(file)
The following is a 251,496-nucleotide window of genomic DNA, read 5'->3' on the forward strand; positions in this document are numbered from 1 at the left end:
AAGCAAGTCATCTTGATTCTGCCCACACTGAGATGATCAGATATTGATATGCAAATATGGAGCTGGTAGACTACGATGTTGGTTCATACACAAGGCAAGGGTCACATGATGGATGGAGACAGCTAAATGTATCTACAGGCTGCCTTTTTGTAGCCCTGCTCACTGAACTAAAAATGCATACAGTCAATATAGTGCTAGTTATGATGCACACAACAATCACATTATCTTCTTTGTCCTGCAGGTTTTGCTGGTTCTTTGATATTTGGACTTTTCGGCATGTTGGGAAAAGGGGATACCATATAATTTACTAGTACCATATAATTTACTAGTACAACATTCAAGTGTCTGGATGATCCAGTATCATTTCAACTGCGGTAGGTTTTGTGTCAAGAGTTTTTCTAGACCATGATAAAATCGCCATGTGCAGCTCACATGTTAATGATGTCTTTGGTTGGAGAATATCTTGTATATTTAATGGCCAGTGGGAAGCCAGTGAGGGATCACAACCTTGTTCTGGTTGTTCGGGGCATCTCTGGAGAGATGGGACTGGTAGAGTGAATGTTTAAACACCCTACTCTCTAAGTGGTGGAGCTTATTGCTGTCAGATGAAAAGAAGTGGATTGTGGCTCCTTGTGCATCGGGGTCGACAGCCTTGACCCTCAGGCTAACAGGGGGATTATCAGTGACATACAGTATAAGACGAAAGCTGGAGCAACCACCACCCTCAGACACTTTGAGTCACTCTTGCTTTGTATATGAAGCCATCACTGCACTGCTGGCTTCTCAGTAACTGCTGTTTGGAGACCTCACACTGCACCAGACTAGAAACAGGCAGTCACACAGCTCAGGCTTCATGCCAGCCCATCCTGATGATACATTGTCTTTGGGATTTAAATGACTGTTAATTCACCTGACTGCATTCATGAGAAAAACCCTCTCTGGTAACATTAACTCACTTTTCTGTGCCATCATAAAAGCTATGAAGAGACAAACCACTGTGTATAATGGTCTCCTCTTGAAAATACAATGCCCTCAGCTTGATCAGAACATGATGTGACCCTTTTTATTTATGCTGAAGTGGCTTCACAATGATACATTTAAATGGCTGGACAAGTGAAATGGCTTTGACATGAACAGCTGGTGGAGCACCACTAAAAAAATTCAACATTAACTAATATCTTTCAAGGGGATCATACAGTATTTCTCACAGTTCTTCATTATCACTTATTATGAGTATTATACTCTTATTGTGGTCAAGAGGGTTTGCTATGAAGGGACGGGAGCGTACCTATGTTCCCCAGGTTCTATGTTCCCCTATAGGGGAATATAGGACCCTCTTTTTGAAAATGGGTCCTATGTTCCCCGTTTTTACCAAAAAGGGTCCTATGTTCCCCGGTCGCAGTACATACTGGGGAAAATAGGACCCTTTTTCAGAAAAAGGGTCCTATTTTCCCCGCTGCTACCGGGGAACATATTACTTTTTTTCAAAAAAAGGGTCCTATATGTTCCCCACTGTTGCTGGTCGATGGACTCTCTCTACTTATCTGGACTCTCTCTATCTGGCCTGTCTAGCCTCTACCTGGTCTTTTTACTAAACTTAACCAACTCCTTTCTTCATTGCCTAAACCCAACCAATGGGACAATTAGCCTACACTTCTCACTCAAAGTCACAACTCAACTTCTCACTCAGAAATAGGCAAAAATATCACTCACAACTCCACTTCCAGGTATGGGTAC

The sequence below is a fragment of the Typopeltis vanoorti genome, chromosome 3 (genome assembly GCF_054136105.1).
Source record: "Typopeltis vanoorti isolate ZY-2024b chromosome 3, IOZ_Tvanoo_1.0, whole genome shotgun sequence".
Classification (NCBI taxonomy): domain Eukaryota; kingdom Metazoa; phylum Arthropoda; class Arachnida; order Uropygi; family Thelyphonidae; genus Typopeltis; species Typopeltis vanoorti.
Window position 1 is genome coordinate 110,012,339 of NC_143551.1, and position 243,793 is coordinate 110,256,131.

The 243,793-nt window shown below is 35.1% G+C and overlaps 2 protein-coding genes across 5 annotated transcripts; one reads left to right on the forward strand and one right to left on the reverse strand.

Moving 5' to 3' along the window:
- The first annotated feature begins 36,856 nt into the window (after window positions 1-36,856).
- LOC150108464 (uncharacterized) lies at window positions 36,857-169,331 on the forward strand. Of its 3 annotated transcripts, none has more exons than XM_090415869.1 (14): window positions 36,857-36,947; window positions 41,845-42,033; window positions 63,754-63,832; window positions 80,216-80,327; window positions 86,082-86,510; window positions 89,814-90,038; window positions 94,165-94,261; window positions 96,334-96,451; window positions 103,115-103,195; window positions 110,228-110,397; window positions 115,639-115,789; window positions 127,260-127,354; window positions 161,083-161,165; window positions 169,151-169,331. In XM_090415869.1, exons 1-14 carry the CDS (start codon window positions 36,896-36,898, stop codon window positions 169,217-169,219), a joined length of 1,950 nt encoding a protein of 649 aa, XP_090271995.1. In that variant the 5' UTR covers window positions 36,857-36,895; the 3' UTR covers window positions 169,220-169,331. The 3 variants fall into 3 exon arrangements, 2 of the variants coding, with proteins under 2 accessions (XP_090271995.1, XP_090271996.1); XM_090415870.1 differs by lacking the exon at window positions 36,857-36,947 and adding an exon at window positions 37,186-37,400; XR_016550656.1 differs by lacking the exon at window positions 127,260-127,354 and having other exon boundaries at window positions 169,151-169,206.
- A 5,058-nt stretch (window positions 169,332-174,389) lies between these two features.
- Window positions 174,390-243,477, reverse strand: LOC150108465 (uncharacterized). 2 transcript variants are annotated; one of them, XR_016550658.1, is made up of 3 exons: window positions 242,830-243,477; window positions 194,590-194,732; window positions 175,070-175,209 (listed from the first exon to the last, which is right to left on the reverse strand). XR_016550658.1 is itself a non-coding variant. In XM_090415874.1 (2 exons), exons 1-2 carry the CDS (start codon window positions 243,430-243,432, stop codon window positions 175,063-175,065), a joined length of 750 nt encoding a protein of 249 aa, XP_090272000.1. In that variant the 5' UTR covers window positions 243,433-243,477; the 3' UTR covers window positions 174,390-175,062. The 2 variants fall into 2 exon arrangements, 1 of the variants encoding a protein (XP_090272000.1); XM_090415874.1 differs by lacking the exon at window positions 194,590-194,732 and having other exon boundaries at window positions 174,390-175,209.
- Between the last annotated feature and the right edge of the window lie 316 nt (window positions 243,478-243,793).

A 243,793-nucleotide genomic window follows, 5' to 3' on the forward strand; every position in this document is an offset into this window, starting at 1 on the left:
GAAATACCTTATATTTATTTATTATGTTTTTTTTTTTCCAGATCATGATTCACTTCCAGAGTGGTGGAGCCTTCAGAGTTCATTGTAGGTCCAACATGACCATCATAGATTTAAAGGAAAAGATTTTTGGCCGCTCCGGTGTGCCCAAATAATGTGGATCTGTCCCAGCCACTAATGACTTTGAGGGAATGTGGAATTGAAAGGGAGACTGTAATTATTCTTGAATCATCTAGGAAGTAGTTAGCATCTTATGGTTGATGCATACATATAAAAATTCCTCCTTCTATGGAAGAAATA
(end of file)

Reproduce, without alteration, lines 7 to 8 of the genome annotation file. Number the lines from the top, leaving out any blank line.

The 243,793-nt window shown below is 35.1% G+C and overlaps 2 protein-coding genes across 5 annotated transcripts; one reads left to right on the forward strand and one right to left on the reverse strand.

Moving 5' to 3' along the window: